He sighs. "Because I never had one. Not one that I remember, anyway. It was just me and my mother, and beating the ever-loving shit out of me was her only source of stress-release. That's why I started drinking at ten. She died when I was seventeen and I didn't even cry. Not once."
"Oh." I knew his relationship with his mother had been bad, but I never would have guessed it was that bad. "I... I'm so sorry."
"Don't be sorry," he says. "It's just that without any kind of decent parent in my life, what reason did I have to think I'd be worth a damn as one?"
"It doesn't have to be like that," I try to assure him. "You could be a wonderful father." Then, as an afterthought, "And husband."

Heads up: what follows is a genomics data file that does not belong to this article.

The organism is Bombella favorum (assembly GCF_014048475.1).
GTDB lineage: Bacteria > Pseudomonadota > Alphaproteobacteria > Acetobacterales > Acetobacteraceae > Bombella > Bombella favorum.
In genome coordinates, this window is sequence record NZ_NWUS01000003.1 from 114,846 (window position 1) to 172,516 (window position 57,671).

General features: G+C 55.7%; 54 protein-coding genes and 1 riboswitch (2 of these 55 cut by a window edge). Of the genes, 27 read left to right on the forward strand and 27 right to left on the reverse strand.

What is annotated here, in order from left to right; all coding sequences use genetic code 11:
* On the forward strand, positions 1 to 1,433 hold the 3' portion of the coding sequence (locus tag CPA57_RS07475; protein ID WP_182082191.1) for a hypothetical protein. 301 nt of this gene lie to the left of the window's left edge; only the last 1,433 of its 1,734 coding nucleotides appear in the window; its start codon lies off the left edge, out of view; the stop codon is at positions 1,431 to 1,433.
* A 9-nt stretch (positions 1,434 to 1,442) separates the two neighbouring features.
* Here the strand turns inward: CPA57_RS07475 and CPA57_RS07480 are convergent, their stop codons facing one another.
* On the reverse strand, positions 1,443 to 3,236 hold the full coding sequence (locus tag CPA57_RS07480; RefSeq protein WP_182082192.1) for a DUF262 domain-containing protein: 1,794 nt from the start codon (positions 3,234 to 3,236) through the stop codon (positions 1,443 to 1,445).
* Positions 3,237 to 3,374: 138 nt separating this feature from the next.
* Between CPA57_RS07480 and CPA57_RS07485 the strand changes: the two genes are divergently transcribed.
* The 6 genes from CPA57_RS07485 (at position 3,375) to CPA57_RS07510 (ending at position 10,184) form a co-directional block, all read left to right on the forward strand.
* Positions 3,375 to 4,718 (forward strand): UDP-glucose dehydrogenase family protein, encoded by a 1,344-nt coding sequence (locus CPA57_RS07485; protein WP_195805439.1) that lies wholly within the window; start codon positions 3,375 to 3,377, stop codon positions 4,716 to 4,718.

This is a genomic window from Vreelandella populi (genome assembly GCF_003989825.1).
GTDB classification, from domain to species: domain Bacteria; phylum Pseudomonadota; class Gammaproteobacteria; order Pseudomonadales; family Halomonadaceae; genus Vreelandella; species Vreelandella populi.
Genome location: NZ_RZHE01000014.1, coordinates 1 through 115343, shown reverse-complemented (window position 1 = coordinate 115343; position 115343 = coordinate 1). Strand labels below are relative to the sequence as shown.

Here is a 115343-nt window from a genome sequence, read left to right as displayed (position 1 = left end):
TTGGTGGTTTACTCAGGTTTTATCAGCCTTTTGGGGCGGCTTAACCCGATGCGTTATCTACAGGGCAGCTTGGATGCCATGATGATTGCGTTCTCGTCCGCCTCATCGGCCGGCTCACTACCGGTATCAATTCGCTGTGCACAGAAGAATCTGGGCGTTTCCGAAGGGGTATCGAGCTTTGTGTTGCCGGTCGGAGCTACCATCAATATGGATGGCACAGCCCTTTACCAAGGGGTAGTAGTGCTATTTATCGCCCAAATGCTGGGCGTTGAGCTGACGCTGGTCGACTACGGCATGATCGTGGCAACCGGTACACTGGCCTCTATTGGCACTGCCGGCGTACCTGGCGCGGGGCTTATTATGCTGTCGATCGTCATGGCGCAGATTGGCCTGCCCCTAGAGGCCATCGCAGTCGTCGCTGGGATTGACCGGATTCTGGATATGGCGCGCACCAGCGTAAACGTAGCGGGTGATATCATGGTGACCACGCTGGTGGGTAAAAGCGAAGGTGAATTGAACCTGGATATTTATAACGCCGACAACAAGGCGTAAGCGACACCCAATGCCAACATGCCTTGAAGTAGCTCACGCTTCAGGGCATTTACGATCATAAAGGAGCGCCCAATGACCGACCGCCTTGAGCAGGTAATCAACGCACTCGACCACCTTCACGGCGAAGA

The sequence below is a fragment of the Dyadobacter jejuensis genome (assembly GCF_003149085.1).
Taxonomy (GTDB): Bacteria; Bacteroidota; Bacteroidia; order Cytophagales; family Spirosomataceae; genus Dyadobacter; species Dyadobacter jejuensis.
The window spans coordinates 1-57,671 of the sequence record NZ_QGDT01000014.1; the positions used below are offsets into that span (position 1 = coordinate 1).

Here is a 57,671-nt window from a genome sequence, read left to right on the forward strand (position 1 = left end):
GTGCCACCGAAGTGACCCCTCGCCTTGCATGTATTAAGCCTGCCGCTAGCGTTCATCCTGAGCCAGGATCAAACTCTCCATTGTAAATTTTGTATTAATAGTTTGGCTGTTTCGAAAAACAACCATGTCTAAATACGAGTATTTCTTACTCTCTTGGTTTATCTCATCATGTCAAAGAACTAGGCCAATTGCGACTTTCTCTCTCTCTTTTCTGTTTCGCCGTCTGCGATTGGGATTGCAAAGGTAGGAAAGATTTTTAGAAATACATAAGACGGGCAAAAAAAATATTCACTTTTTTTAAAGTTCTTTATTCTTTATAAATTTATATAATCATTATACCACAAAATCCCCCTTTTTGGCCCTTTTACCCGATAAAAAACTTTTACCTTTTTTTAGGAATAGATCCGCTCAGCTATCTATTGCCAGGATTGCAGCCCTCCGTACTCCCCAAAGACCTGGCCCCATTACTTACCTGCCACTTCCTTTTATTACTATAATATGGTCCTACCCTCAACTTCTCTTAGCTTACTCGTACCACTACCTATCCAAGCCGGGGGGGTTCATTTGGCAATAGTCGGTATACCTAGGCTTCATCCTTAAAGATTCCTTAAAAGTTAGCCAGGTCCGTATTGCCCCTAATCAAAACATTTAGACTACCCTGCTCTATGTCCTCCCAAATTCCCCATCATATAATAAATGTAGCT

I had hoped that having a child would change Markius into a better man, and in the beginning, it did. He'd begged my forgiveness for being so inattentive when I was in labor.
He bought be a ruby necklace to say it best, and I didn't want to imagine how much he paid for it. A new cauldron or potion book would have been just as good, but it was a lovely gesture.
"I thought I was dreaming," he explained. "I'd had a pretty rough night that night and... well, I feel awful."
"Never mind," I told him. "We're both fine, so no harm done."
"That's my girl."
Yes, I'd hoped so much . But now he's gone again. Now, instead of having his boys over, he goes out with them, and stays away for nights on end. The bedroom is so empty and drafty without him and the sheets are too cold. All I ever wanted was some greater love than being someone's forgotten housewife.
And I have found it. My beautiful daughter--my life's greatest purpose. In spite of my loneliness, she is mine, and at least we have each other.
I watch her sleep, breathing so peacefully, those nights of colic now forgotten.
I pick her up and sway with her, humming softly. She yawns and lays her head on my shoulder, then I carry to her my bed.